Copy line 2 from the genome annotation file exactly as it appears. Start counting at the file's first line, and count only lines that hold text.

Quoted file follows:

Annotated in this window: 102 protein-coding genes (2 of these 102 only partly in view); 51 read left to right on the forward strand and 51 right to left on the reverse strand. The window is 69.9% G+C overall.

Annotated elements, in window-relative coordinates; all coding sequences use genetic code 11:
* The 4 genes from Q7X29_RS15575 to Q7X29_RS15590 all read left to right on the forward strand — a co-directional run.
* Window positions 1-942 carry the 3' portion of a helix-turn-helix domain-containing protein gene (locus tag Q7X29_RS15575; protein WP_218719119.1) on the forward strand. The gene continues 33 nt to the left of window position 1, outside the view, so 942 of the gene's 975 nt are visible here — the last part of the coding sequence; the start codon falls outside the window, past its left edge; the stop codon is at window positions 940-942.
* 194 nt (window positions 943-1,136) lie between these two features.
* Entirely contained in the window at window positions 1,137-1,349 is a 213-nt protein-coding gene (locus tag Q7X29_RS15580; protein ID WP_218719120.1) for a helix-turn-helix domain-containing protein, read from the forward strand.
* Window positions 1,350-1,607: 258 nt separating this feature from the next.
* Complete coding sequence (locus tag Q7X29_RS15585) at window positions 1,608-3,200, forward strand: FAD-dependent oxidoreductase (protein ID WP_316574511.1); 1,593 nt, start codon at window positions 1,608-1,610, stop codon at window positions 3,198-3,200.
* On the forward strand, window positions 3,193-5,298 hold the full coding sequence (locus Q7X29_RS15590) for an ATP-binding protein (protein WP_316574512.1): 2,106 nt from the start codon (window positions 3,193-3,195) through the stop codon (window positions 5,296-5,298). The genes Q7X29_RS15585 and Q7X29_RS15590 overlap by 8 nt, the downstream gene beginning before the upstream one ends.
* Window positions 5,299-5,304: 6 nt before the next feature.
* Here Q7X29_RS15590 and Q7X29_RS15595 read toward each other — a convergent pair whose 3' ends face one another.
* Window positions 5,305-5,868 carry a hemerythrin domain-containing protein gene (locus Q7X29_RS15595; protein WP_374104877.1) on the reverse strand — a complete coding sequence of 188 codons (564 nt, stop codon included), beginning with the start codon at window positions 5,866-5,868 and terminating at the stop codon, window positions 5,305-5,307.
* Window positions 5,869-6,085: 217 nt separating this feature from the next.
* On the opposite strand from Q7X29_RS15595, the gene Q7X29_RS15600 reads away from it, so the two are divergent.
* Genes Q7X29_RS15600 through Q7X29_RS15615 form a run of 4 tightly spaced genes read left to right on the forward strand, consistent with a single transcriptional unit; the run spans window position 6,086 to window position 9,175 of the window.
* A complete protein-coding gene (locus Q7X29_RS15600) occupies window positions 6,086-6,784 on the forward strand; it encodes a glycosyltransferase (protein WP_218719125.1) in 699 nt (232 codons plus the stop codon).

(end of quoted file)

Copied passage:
Annotated elements, in window-relative coordinates; all coding sequences use genetic code 11: